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**Weak equivalence for constraint sets.**
*(English)*
Zbl 0749.68018

Artificial intelligence, IJCAI-91, Proc. 12th Int. Conf., Sydney/Australia 1991, 851-856 (1991).

[For the entire collection see Zbl 0741.68016.]

In constraint solving systems, a typical input specification consists of a set of constraints and a set of restriction variables. The remaining variables in the set of constraints are intermediate variables, while the restriction variables are further divided in two mutually disjunct sets, namely known variables and wanted variables. In order to explicitly express the functional difference between wanted, known, and intermediate variables in a set of constraints, the authors introduce a more general equivalence, called weak equivalence, and its underlying notion of weak implication. Their formal properties are studied in the context of sound and complete axiom systems provided in the paper. Based on the new defined notions of weak equivalence and implication, the constraint solver can be guided towards a solution that discards intermediate variables and expresses wanted variables in terms of known variables. The derivation of symbolic relationships is done by two processes:

(1) weak equivalence allows to express formally the correspondence between the derived relationship and the original constraint set, and

(2) the reasoning necessary for inference of symbolic relationships can be represented in terms of weak equivalence.

The run examples, motivated by the role of weak equivalence in the integration of relational databases and constraint solving, are using in the declarative rule language RL, due to P. van Emde Boas [Lect. Notes Comput. Sci. 233, 78-92 (1986; Zbl 0619.68032)], and proved the practical applicability of weak equivalence for constraint solving purposes.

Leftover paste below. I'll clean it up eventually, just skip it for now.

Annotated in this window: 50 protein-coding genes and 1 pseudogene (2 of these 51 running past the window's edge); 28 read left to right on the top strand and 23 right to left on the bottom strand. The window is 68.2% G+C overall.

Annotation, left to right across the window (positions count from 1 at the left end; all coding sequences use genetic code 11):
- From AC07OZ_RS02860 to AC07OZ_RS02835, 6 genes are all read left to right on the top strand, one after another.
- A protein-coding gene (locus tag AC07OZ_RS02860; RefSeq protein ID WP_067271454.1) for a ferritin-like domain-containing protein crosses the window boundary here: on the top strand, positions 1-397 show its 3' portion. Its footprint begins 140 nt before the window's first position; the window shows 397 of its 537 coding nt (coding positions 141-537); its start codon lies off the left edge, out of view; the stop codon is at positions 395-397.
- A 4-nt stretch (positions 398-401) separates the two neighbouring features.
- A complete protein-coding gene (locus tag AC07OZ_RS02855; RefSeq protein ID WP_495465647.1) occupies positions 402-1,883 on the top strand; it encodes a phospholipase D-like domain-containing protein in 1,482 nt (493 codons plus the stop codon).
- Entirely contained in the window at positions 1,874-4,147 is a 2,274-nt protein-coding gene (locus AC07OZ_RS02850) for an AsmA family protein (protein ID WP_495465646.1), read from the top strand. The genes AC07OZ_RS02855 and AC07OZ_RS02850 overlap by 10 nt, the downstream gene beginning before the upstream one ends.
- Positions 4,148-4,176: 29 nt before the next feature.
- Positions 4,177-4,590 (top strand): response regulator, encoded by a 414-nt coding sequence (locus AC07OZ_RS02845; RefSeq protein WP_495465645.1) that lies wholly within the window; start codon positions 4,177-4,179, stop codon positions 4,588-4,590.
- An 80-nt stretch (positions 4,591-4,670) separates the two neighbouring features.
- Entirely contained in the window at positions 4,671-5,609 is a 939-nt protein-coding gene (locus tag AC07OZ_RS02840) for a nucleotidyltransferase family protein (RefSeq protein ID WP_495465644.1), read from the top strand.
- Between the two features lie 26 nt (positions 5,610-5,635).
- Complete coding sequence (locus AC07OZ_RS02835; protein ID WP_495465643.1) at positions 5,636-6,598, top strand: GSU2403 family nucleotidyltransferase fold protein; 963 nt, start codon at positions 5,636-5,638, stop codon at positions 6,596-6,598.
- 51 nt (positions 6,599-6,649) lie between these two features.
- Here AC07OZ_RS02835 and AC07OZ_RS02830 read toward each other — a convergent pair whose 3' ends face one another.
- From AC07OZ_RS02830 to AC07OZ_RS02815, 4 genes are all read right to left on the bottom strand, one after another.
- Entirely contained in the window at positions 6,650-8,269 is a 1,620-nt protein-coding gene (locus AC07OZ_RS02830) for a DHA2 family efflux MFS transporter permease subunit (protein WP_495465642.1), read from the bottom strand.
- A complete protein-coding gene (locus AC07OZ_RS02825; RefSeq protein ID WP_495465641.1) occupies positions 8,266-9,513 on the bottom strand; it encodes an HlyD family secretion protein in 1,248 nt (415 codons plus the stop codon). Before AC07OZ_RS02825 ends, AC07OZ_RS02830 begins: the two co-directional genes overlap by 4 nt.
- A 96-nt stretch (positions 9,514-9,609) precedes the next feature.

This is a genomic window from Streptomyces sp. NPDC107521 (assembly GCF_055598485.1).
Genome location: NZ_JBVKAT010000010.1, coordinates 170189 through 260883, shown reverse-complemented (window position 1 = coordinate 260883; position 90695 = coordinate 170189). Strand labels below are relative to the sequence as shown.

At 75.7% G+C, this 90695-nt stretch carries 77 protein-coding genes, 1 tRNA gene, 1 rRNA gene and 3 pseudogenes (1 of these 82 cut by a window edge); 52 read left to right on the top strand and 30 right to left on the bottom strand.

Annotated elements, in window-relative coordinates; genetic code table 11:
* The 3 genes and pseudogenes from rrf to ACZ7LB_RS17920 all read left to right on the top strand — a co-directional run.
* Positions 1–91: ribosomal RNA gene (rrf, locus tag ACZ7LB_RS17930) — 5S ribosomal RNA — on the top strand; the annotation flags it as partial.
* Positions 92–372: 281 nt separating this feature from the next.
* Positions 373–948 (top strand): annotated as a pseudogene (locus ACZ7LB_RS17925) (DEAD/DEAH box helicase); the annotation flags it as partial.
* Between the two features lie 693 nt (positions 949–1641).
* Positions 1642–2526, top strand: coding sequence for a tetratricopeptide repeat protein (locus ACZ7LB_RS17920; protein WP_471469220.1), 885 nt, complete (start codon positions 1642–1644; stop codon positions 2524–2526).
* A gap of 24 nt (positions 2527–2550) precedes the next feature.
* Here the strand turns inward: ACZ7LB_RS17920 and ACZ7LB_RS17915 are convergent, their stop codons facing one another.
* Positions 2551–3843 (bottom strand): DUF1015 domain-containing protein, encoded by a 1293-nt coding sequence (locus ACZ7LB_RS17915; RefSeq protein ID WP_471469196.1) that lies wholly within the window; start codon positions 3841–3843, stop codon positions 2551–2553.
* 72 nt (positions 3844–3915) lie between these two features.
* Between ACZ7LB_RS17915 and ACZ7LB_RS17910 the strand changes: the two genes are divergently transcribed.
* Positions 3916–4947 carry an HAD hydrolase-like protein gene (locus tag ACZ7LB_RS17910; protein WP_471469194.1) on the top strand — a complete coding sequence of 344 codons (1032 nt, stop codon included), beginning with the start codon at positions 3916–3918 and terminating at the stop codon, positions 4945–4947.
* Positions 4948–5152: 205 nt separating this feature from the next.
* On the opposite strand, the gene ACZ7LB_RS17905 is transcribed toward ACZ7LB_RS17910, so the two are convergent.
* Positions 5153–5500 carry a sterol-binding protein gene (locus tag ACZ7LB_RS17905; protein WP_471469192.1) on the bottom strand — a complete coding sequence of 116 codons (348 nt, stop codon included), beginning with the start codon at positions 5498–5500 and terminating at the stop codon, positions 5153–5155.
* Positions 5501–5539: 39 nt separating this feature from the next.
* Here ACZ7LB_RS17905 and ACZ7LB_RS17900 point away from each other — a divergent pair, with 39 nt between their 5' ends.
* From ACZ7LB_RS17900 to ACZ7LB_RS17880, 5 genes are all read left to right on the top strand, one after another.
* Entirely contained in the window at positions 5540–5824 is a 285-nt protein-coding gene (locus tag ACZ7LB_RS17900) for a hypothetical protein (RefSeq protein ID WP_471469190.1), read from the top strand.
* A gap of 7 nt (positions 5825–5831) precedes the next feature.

In constraint solving systems, a typical input specification consists of a set of constraints and a set of restriction variables. The remaining variables in the set of constraints are intermediate variables, while the restriction variables are further divided in two mutually disjunct sets, namely known variables and wanted variables. In order to explicitly express the functional difference between wanted, known, and intermediate variables in a set of constraints, the authors introduce a more general equivalence, called weak equivalence, and its underlying notion of weak implication. Their formal properties are studied in the context of sound and complete axiom systems provided in the paper. Based on the new defined notions of weak equivalence and implication, the constraint solver can be guided towards a solution that discards intermediate variables and expresses wanted variables in terms of known variables. The derivation of symbolic relationships is done by two processes:

(1) weak equivalence allows to express formally the correspondence between the derived relationship and the original constraint set, and

(2) the reasoning necessary for inference of symbolic relationships can be represented in terms of weak equivalence.

The run examples, motivated by the role of weak equivalence in the integration of relational databases and constraint solving, are using in the declarative rule language RL, due to P. van Emde Boas [Lect. Notes Comput. Sci. 233, 78-92 (1986; Zbl 0619.68032)], and proved the practical applicability of weak equivalence for constraint solving purposes.

Reviewer: N.Curteanu (Iaşi)